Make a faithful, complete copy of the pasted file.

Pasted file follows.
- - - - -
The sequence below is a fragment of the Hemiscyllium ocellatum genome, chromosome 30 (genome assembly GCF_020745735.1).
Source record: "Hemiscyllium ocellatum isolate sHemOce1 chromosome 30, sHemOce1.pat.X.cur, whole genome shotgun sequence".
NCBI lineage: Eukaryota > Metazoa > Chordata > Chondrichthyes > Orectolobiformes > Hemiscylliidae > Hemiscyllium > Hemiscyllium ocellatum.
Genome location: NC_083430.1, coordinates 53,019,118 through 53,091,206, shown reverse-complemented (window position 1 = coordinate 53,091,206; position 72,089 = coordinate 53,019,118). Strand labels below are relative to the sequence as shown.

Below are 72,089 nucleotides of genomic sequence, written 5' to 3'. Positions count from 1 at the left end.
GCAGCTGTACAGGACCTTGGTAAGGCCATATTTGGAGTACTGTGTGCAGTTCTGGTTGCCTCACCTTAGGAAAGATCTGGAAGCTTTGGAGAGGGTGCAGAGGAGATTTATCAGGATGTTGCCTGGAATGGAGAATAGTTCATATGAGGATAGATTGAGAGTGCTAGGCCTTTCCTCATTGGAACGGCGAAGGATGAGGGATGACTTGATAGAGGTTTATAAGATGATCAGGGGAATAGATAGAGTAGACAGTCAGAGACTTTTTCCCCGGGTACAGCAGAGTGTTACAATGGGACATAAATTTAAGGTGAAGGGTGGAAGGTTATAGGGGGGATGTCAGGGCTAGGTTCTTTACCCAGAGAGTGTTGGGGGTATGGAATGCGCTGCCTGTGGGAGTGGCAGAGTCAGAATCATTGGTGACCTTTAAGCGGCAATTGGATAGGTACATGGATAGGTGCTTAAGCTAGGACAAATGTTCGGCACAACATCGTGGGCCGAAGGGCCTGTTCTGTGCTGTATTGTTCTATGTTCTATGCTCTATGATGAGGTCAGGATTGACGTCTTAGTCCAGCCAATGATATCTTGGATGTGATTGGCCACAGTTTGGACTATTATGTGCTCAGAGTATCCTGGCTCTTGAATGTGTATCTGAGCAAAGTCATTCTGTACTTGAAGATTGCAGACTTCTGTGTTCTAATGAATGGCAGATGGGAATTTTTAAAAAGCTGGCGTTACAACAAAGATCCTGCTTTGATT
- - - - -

The sequence below is a fragment of the Hemiscyllium ocellatum genome, chromosome 30 (genome assembly GCF_020745735.1).
Source record: "Hemiscyllium ocellatum isolate sHemOce1 chromosome 30, sHemOce1.pat.X.cur, whole genome shotgun sequence".
NCBI lineage: Eukaryota > Metazoa > Chordata > Chondrichthyes > Orectolobiformes > Hemiscylliidae > Hemiscyllium > Hemiscyllium ocellatum.
Genome location: NC_083430.1, coordinates 53,019,118 through 53,091,206, shown reverse-complemented (window position 1 = coordinate 53,091,206; position 72,089 = coordinate 53,019,118). Strand labels below are relative to the sequence as shown.

Below are 72,089 nucleotides of genomic sequence, written 5' to 3'. Positions count from 1 at the left end.
GCAGCTGTACAGGACCTTGGTAAGGCCATATTTGGAGTACTGTGTGCAGTTCTGGTTGCCTCACCTTAGGAAAGATCTGGAAGCTTTGGAGAGGGTGCAGAGGAGATTTATCAGGATGTTGCCTGGAATGGAGAATAGTTCATATGAGGATAGATTGAGAGTGCTAGGCCTTTCCTCATTGGAACGGCGAAGGATGAGGGATGACTTGATAGAGGTTTATAAGATGATCAGGGGAATAGATAGAGTAGACAGTCAGAGACTTTTTCCCCGGGTACAGCAGAGTGTTACAATGGGACATAAATTTAAGGTGAAGGGTGGAAGGTTATAGGGGGGATGTCAGGGCTAGGTTCTTTACCCAGAGAGTGTTGGGGGTATGGAATGCGCTGCCTGTGGGAGTGGCAGAGTCAGAATCATTGGTGACCTTTAAGCGGCAATTGGATAGGTACATGGATAGGTGCTTAAGCTAGGACAAATGTTCGGCACAACATCGTGGGCCGAAGGGCCTGTTCTGTGCTGTATTGTTCTATGTTCTATGCTCTATGATGAGGTCAGGATTGACGTCTTAGTCCAGCCAATGATATCTTGGATGTGATTGGCCACAGTTTGGACTATTATGTGCTCAGAGTATCCTGGCTCTTGAATGTGTATCTGAGCAAAGTCATTCTGTACTTGAAGATTGCAGACTTCTGTGTTCTAATGAATGGCAGATGGGAATTTTTAAAAAGCTGGCGTTACAACAAAGATCCTGCTTTGATT